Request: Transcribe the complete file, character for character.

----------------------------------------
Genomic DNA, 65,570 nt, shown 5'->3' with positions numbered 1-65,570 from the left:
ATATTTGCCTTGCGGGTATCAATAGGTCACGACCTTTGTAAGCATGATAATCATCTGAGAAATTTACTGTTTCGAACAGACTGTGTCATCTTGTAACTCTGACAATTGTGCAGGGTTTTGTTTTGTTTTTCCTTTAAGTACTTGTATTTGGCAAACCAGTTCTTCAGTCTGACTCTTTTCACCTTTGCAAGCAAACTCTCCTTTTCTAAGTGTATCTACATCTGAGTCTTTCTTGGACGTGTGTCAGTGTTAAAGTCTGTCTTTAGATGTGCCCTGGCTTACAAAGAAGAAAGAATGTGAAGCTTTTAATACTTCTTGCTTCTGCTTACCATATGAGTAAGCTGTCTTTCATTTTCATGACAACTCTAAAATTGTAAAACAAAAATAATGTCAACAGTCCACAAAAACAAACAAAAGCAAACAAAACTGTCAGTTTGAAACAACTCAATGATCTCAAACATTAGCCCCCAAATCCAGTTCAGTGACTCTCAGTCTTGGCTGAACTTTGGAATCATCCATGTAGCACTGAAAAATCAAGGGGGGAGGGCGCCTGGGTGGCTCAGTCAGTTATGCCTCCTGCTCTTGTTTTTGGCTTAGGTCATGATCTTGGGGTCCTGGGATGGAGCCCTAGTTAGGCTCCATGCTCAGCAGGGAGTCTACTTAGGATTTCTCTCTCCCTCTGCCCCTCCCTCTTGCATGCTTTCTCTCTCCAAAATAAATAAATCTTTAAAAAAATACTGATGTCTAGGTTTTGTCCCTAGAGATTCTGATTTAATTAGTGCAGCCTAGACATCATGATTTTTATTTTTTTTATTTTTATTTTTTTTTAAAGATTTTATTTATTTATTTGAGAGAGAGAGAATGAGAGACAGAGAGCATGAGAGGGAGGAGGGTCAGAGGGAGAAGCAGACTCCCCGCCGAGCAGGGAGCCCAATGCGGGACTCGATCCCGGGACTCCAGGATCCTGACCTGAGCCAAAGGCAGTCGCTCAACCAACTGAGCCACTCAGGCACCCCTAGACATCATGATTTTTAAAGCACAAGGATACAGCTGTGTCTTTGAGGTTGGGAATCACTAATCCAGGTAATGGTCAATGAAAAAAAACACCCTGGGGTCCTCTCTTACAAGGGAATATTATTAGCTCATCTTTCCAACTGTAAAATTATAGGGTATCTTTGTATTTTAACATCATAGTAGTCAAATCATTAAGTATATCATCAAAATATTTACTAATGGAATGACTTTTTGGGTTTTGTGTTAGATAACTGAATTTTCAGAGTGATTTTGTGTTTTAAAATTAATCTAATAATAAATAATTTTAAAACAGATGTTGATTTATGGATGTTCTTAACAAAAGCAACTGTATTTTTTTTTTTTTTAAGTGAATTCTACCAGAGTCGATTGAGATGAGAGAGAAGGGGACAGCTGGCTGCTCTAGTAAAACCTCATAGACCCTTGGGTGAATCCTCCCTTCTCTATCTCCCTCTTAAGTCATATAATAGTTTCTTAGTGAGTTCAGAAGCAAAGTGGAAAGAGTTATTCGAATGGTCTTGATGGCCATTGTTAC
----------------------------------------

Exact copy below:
Genomic DNA, 65,570 nt, shown 5'->3' with positions numbered 1-65,570 from the left:
ATATTTGCCTTGCGGGTATCAATAGGTCACGACCTTTGTAAGCATGATAATCATCTGAGAAATTTACTGTTTCGAACAGACTGTGTCATCTTGTAACTCTGACAATTGTGCAGGGTTTTGTTTTGTTTTTCCTTTAAGTACTTGTATTTGGCAAACCAGTTCTTCAGTCTGACTCTTTTCACCTTTGCAAGCAAACTCTCCTTTTCTAAGTGTATCTACATCTGAGTCTTTCTTGGACGTGTGTCAGTGTTAAAGTCTGTCTTTAGATGTGCCCTGGCTTACAAAGAAGAAAGAATGTGAAGCTTTTAATACTTCTTGCTTCTGCTTACCATATGAGTAAGCTGTCTTTCATTTTCATGACAACTCTAAAATTGTAAAACAAAAATAATGTCAACAGTCCACAAAAACAAACAAAAGCAAACAAAACTGTCAGTTTGAAACAACTCAATGATCTCAAACATTAGCCCCCAAATCCAGTTCAGTGACTCTCAGTCTTGGCTGAACTTTGGAATCATCCATGTAGCACTGAAAAATCAAGGGGGGAGGGCGCCTGGGTGGCTCAGTCAGTTATGCCTCCTGCTCTTGTTTTTGGCTTAGGTCATGATCTTGGGGTCCTGGGATGGAGCCCTAGTTAGGCTCCATGCTCAGCAGGGAGTCTACTTAGGATTTCTCTCTCCCTCTGCCCCTCCCTCTTGCATGCTTTCTCTCTCCAAAATAAATAAATCTTTAAAAAAATACTGATGTCTAGGTTTTGTCCCTAGAGATTCTGATTTAATTAGTGCAGCCTAGACATCATGATTTTTATTTTTTTTATTTTTATTTTTTTTTAAAGATTTTATTTATTTATTTGAGAGAGAGAGAATGAGAGACAGAGAGCATGAGAGGGAGGAGGGTCAGAGGGAGAAGCAGACTCCCCGCCGAGCAGGGAGCCCAATGCGGGACTCGATCCCGGGACTCCAGGATCCTGACCTGAGCCAAAGGCAGTCGCTCAACCAACTGAGCCACTCAGGCACCCCTAGACATCATGATTTTTAAAGCACAAGGATACAGCTGTGTCTTTGAGGTTGGGAATCACTAATCCAGGTAATGGTCAATGAAAAAAAACACCCTGGGGTCCTCTCTTACAAGGGAATATTATTAGCTCATCTTTCCAACTGTAAAATTATAGGGTATCTTTGTATTTTAACATCATAGTAGTCAAATCATTAAGTATATCATCAAAATATTTACTAATGGAATGACTTTTTGGGTTTTGTGTTAGATAACTGAATTTTCAGAGTGATTTTGTGTTTTAAAATTAATCTAATAATAAATAATTTTAAAACAGATGTTGATTTATGGATGTTCTTAACAAAAGCAACTGTATTTTTTTTTTTTTTAAGTGAATTCTACCAGAGTCGATTGAGATGAGAGAGAAGGGGACAGCTGGCTGCTCTAGTAAAACCTCATAGACCCTTGGGTGAATCCTCCCTTCTCTATCTCCCTCTTAAGTCATATAATAGTTTCTTAGTGAGTTCAGAAGCAAAGTGGAAAGAGTTATTCGAATGGTCTTGATGGCCATTGTTAC